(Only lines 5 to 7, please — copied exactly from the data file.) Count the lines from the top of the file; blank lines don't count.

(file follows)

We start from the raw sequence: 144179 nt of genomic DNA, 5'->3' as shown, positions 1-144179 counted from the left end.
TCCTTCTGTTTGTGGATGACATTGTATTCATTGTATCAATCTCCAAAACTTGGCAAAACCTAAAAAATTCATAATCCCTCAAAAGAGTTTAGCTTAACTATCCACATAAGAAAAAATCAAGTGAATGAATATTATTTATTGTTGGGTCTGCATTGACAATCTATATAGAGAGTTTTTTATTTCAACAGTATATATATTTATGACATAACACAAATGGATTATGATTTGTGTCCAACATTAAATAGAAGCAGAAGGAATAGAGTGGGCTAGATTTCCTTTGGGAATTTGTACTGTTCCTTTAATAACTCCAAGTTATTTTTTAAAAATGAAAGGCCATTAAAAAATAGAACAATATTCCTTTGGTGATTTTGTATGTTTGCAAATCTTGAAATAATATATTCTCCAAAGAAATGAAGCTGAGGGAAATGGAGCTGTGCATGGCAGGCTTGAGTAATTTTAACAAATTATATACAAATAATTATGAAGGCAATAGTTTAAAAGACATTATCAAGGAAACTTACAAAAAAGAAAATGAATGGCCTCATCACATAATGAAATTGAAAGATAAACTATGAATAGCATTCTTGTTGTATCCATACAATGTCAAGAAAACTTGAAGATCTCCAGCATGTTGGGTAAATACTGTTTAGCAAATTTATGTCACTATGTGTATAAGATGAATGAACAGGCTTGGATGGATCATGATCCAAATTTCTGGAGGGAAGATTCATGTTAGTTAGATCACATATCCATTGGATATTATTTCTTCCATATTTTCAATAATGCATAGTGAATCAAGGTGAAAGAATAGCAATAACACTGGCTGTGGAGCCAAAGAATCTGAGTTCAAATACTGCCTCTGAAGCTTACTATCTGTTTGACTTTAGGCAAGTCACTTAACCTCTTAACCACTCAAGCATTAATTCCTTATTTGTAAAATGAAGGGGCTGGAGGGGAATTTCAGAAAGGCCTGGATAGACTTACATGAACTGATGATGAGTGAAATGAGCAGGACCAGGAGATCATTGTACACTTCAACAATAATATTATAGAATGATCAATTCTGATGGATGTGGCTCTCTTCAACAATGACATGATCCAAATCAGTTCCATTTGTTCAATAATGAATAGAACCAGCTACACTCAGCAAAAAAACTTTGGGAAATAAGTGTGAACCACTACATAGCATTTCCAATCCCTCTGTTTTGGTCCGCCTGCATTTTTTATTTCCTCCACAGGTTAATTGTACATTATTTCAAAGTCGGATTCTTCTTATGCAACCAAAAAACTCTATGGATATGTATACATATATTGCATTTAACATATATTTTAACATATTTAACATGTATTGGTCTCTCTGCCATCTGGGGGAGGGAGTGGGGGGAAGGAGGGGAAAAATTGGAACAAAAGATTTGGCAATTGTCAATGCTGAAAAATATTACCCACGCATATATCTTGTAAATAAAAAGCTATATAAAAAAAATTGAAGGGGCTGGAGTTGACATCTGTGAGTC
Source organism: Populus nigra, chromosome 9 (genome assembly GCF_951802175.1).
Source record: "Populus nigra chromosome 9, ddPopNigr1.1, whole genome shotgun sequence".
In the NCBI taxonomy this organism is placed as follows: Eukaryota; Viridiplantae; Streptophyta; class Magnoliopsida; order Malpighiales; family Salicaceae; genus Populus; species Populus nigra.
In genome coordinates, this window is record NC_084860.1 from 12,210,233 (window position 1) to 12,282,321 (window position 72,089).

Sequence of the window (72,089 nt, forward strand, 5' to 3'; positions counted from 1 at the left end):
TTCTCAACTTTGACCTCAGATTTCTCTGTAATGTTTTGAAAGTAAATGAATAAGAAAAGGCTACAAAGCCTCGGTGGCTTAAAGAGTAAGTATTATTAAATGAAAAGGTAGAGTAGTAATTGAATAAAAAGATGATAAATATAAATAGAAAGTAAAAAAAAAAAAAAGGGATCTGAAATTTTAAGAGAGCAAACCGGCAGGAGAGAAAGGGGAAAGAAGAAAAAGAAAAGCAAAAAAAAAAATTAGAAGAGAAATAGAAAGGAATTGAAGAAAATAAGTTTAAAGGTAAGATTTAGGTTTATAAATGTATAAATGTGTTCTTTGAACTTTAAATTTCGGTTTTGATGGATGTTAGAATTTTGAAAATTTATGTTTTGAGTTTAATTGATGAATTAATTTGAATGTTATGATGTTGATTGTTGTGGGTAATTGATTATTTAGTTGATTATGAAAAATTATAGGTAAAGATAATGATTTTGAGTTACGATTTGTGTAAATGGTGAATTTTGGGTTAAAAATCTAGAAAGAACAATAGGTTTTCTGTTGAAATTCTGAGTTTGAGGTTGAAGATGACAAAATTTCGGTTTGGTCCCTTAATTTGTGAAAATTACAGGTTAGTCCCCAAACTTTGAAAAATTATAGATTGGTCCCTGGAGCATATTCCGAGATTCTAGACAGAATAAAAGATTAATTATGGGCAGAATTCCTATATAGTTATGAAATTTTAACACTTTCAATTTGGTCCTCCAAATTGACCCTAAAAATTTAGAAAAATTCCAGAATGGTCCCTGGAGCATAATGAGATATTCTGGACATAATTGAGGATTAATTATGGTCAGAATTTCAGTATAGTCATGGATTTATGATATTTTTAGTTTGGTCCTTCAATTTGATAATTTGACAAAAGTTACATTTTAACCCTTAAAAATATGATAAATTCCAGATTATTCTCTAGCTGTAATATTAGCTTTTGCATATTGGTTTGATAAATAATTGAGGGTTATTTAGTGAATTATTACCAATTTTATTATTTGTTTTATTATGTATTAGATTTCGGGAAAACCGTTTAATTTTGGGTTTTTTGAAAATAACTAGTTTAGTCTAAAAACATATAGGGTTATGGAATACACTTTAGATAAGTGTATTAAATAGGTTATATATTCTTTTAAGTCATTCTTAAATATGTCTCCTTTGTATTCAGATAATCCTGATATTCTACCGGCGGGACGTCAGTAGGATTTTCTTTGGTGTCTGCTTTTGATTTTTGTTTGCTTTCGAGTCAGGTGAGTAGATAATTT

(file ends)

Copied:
In the NCBI taxonomy this organism is placed as follows: Eukaryota; Viridiplantae; Streptophyta; class Magnoliopsida; order Malpighiales; family Salicaceae; genus Populus; species Populus nigra.
In genome coordinates, this window is record NC_084860.1 from 12,210,233 (window position 1) to 12,282,321 (window position 72,089).

Sequence of the window (72,089 nt, forward strand, 5' to 3'; positions counted from 1 at the left end):